Orwellian nonsense: US warns China, says stop threatening American citizens

The United States strongly objects to China's attempts to compel private firms to use specific language of a political nature, says America.

Orwellian nonsense: US warns China, says stop threatening American citizens

Washington: The US on Saturday termed as "Orwellian nonsense" China's attempts to compel private firms to use specific language of a political nature in their publicly available content and asked Beijing to stop threatening American carriers and citizens.

On April 25, the Chinese Civil Aviation Administration sent a letter to 36 foreign air carriers, including a number of American carriers.

The notice demanded that carriers change how Taiwan, Hong Kong and Macao are identified on their websites and in their promotional material so that the references fall in line with the Communist Party's standards, White House Press Secretary Sarah Sanders said.

"The United States strongly objects to China's attempts to compel private firms to use specific language of a political nature in their publicly available content. We call on China to stop threatening and coercing American carriers and citizens," she said in a strongly worded statement.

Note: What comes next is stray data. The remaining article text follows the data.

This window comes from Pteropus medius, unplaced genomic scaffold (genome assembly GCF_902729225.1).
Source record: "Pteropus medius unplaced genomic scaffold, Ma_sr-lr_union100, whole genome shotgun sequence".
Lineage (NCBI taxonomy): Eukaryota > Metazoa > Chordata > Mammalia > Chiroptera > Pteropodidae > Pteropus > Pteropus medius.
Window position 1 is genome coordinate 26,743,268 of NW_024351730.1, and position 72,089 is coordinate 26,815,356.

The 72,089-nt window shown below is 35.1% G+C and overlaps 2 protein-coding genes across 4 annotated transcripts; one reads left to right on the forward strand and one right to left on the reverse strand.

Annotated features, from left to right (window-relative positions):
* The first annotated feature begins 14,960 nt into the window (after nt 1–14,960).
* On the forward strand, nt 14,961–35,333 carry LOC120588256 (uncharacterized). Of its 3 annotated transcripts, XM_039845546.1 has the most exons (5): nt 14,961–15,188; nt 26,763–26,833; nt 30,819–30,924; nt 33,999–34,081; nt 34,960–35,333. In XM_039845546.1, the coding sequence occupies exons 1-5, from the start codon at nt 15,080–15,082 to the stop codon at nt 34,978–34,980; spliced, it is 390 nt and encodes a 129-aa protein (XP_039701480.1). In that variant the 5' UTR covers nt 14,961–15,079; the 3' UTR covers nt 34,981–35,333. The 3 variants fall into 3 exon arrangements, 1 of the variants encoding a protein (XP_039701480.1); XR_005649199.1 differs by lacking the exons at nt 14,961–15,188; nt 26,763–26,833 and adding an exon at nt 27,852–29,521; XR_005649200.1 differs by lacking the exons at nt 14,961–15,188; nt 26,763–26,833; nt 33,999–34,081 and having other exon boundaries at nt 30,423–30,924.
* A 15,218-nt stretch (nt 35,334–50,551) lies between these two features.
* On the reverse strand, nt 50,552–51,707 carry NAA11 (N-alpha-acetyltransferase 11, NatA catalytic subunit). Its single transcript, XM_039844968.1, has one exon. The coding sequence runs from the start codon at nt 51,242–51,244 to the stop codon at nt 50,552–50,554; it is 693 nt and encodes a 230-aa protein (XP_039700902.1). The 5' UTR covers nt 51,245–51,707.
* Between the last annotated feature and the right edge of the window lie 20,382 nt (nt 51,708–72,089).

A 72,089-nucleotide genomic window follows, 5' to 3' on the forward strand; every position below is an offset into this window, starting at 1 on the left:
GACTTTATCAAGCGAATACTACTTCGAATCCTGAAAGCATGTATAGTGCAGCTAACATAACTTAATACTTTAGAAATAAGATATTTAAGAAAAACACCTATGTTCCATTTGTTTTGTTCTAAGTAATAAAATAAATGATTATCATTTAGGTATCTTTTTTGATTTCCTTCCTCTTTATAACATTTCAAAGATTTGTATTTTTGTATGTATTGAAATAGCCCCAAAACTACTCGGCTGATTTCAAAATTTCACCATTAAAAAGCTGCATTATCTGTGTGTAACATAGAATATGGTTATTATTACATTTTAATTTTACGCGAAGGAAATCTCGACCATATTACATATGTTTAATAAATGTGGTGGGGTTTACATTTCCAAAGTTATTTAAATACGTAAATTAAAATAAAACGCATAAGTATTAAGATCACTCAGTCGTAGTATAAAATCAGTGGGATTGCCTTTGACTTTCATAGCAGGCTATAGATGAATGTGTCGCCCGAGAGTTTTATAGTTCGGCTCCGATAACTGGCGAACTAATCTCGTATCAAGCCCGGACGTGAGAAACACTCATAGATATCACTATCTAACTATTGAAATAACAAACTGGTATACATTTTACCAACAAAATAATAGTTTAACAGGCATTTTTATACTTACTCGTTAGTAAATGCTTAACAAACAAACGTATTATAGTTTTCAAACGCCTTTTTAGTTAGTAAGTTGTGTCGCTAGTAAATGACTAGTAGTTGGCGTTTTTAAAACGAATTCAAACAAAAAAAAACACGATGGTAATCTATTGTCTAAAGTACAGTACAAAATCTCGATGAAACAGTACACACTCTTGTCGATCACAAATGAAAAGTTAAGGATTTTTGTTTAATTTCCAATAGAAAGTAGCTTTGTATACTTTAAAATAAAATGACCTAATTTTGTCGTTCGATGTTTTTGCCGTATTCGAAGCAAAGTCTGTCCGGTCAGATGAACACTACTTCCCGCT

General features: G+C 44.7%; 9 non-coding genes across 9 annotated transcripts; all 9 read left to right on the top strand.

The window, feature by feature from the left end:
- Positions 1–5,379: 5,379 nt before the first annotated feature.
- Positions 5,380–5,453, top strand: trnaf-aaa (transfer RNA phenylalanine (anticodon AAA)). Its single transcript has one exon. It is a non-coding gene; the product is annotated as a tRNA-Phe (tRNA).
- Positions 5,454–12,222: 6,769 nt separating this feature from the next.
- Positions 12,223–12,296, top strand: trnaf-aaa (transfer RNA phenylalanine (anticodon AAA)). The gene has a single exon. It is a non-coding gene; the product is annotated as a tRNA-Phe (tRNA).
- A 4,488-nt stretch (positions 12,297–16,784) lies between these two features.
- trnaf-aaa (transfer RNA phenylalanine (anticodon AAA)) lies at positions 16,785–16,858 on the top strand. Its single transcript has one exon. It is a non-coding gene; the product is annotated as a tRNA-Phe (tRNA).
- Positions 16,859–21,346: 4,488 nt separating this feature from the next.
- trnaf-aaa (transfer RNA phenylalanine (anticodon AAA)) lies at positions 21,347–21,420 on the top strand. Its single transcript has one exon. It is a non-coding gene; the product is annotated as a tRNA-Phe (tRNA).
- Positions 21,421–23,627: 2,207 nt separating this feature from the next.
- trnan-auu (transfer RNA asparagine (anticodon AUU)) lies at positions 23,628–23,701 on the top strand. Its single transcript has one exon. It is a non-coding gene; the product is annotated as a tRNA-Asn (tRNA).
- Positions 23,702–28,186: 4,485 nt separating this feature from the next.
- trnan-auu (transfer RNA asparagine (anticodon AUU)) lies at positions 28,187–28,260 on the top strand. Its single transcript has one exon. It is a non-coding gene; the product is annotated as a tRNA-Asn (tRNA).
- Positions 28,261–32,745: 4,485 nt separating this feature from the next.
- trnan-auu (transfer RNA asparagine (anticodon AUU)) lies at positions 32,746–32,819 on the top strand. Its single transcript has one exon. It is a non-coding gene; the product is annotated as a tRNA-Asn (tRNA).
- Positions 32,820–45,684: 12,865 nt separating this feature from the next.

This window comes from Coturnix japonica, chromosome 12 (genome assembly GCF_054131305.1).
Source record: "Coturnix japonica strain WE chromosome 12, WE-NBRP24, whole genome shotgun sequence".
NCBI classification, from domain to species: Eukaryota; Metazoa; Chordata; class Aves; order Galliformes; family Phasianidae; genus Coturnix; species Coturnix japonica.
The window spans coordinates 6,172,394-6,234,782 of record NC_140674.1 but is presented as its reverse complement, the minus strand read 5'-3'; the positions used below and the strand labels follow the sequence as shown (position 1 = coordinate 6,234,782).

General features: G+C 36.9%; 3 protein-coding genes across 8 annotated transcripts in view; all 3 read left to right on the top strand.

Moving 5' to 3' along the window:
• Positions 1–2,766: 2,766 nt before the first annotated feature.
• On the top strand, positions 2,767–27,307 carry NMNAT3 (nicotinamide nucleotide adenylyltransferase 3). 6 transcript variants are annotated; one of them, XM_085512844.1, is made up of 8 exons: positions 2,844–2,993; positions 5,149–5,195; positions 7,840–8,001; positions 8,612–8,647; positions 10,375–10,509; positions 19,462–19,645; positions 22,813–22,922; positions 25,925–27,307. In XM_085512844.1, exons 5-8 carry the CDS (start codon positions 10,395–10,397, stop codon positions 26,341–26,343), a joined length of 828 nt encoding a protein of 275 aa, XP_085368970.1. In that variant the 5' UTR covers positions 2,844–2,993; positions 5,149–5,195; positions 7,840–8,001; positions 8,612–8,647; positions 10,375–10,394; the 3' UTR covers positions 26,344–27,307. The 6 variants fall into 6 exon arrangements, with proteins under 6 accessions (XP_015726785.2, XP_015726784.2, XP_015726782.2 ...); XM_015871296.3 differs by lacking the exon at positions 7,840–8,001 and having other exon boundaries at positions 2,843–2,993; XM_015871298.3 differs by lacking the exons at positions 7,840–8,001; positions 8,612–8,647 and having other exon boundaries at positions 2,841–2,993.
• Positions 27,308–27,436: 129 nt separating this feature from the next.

Noting that President Donald Trump ran against political correctness in the US, Sanders said he will stand up for Americans resisting efforts by the Chinese Communist Party to impose Chinese political correctness on American companies and citizens.

"This is Orwellian nonsense and part of a growing trend by the Chinese Communist Party to impose its political views on American citizens and private companies," Sanders said.

"China's internal Internet repression is world-famous. China's efforts to export its censorship and political correctness to Americans and the rest of the free world will be resisted," she said.

Sanders said the US respected the broad freedom private companies have in their interactions with their customers, both in the US and abroad.

"This respect is essential for a robust global marketplace," she said.